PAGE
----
From the blurb: In this vivid and compelling novel, Tim Murphy follows a diverse set of characters whose fates intertwine in an iconic building in Manhattan’s East Village, the Christodora.
The Christodora is home to Milly and Jared, a privileged young couple with artistic ambitions. Their neighbour, Hector, a Puerto Rican gay man who was once a celebrated AIDS activist but is now a lonely addict, becomes connected to Milly’s and Jared’s lives in ways none of them can anticipate. Meanwhile, the couple’s adopted son, Mateo, grows to appreciate the opportunities for both self-realisation and oblivion that New York offers.
In Queer City Peter Ackroyd looks at London in a whole new way – through the history and experiences of its gay population.
In Roman Londinium the city was dotted with lupanaria (‘wolf dens’ or public pleasure houses), fornices (brothels) and thermiae (hot baths). Then came the Emperor Constantine, with his bishops, monks and missionaries. And so began an endless loop of alternating permissiveness and censure.
Ackroyd takes us right into the hidden history of the city; from the notorious Normans to the frenzy of executions for sodomy in the early nineteenth century. He journeys through the coffee bars of sixties Soho to Gay Liberation, disco music and the horror of AIDS.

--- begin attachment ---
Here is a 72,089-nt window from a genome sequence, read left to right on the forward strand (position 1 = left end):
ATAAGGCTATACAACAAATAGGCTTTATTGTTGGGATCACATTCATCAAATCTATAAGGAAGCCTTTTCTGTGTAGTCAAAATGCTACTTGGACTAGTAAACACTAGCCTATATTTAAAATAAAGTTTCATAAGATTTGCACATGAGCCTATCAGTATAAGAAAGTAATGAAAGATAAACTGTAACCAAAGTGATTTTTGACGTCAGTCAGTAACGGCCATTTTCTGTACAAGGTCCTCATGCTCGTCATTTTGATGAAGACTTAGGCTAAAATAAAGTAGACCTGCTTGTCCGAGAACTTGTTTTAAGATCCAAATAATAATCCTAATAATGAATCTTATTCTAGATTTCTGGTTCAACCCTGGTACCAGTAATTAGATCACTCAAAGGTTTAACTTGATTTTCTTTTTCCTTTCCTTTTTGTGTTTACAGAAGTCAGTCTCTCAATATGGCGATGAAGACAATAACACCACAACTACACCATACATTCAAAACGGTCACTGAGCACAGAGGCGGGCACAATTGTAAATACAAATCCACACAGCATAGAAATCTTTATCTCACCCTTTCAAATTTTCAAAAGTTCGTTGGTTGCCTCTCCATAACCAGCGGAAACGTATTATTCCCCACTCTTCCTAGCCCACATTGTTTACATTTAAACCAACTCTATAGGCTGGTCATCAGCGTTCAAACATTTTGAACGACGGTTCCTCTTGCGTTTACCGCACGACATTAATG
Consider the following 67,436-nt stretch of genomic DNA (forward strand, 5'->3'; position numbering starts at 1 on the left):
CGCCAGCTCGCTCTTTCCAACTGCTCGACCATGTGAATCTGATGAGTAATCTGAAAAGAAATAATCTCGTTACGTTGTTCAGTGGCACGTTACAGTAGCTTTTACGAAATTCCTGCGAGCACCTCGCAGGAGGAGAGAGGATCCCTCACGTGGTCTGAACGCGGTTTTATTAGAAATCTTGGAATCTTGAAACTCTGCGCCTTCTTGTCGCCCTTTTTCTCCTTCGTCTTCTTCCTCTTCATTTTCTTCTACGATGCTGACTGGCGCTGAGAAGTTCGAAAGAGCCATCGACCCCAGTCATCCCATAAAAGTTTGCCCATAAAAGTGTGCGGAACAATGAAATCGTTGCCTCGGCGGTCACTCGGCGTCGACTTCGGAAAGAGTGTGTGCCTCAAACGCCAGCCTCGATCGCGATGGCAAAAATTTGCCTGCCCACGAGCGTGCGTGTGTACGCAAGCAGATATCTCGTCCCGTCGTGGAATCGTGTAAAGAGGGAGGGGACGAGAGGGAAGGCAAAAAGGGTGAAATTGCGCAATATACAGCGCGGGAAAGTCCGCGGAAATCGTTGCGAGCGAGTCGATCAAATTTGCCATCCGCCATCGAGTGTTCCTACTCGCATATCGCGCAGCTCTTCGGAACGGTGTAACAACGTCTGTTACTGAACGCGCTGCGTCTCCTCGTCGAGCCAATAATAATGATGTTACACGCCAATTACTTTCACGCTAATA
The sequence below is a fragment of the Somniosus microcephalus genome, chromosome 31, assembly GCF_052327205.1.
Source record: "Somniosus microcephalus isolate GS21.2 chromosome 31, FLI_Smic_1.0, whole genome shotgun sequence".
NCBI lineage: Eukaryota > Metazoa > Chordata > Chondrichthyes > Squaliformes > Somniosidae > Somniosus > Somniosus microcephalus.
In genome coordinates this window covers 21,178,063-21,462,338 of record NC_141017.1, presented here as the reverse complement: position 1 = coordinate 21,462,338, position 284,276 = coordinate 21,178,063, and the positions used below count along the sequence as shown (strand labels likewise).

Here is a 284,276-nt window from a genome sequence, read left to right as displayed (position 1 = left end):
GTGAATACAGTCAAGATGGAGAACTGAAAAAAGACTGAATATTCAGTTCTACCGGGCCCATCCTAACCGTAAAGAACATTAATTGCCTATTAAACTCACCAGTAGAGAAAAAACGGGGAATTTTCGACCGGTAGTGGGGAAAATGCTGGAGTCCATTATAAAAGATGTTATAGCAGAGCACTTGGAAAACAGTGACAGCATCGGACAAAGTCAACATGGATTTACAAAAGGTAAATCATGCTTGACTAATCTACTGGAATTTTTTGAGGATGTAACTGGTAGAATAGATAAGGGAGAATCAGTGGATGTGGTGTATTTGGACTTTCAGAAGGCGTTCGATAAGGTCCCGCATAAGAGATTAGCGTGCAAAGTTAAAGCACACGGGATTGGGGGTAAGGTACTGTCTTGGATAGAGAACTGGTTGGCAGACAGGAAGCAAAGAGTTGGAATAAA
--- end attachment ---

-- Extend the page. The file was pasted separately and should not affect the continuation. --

You can also find this title as an eBook on BorrowBox.
The Transgender Issue by Shon Faye
Trans people in Britain today have become a culture war ‘issue’. Despite making up less than one per cent of the country’s population, they are the subjects of a toxic and increasingly polarized ‘debate’ which generates reliable controversy for newspapers and talk shows. This media frenzy conceals a simple fact: that we are having the wrong conversation, a conversation in which trans people themselves are reduced to a talking point and denied a meaningful voice.
In this powerful new book, Shon Faye reclaims the idea of the ‘transgender issue’ to uncover the reality of what it means to be trans in a transphobic society. In doing so, she provides a compelling, wide-ranging analysis of trans lives from youth to old age, exploring work, family, housing, healthcare, the prison system and trans participation in the LGBTQ+ and feminist communities, in contemporary Britain and beyond.
Queer: A Collection of LGBTQ Writing From Ancient Times to Yesterday edited by Frank Wynne
You’ll find this anthology available on our library shelves and in our BorrowBox collection. “Drawing together writing from Catullus to Sappho, from Arthur Rimbaud to Anne Lister and Armistead Maupin, translator Frank Wynne has collected eighty of the finest works representing queer love by LGBTQ authors.